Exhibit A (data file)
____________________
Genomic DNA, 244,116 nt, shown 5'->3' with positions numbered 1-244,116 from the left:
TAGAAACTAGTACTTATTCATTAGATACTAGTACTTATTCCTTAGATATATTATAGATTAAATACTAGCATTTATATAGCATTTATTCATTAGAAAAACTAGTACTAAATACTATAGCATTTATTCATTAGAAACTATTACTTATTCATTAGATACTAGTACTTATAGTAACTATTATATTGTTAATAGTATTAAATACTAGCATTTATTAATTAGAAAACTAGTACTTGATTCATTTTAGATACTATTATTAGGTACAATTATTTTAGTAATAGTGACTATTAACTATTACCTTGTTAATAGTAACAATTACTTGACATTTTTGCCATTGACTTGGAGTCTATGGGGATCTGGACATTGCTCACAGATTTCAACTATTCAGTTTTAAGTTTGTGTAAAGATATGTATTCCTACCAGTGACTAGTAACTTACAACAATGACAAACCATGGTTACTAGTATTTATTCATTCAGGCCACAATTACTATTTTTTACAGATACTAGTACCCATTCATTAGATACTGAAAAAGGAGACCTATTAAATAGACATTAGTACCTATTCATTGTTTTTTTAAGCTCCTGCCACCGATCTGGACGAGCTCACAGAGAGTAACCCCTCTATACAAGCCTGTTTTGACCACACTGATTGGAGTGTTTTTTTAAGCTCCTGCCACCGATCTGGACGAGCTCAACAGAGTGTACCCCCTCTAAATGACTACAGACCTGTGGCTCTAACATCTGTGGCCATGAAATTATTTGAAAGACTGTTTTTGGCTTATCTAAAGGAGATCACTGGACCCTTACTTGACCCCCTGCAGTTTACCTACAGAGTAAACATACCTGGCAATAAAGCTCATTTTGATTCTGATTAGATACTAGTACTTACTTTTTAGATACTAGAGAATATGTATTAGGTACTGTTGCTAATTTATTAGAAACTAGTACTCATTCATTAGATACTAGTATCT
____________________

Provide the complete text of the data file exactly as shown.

Genomic DNA, 244,116 nt, shown 5'->3' with positions numbered 1-244,116 from the left:
TAGAAACTAGTACTTATTCATTAGATACTAGTACTTATTCCTTAGATATATTATAGATTAAATACTAGCATTTATATAGCATTTATTCATTAGAAAAACTAGTACTAAATACTATAGCATTTATTCATTAGAAACTATTACTTATTCATTAGATACTAGTACTTATAGTAACTATTATATTGTTAATAGTATTAAATACTAGCATTTATTAATTAGAAAACTAGTACTTGATTCATTTTAGATACTATTATTAGGTACAATTATTTTAGTAATAGTGACTATTAACTATTACCTTGTTAATAGTAACAATTACTTGACATTTTTGCCATTGACTTGGAGTCTATGGGGATCTGGACATTGCTCACAGATTTCAACTATTCAGTTTTAAGTTTGTGTAAAGATATGTATTCCTACCAGTGACTAGTAACTTACAACAATGACAAACCATGGTTACTAGTATTTATTCATTCAGGCCACAATTACTATTTTTTACAGATACTAGTACCCATTCATTAGATACTGAAAAAGGAGACCTATTAAATAGACATTAGTACCTATTCATTGTTTTTTTAAGCTCCTGCCACCGATCTGGACGAGCTCACAGAGAGTAACCCCTCTATACAAGCCTGTTTTGACCACACTGATTGGAGTGTTTTTTTAAGCTCCTGCCACCGATCTGGACGAGCTCAACAGAGTGTACCCCCTCTAAATGACTACAGACCTGTGGCTCTAACATCTGTGGCCATGAAATTATTTGAAAGACTGTTTTTGGCTTATCTAAAGGAGATCACTGGACCCTTACTTGACCCCCTGCAGTTTACCTACAGAGTAAACATACCTGGCAATAAAGCTCATTTTGATTCTGATTAGATACTAGTACTTACTTTTTAGATACTAGAGAATATGTATTAGGTACTGTTGCTAATTTATTAGAAACTAGTACTCATTCATTAGATACTAGTATCT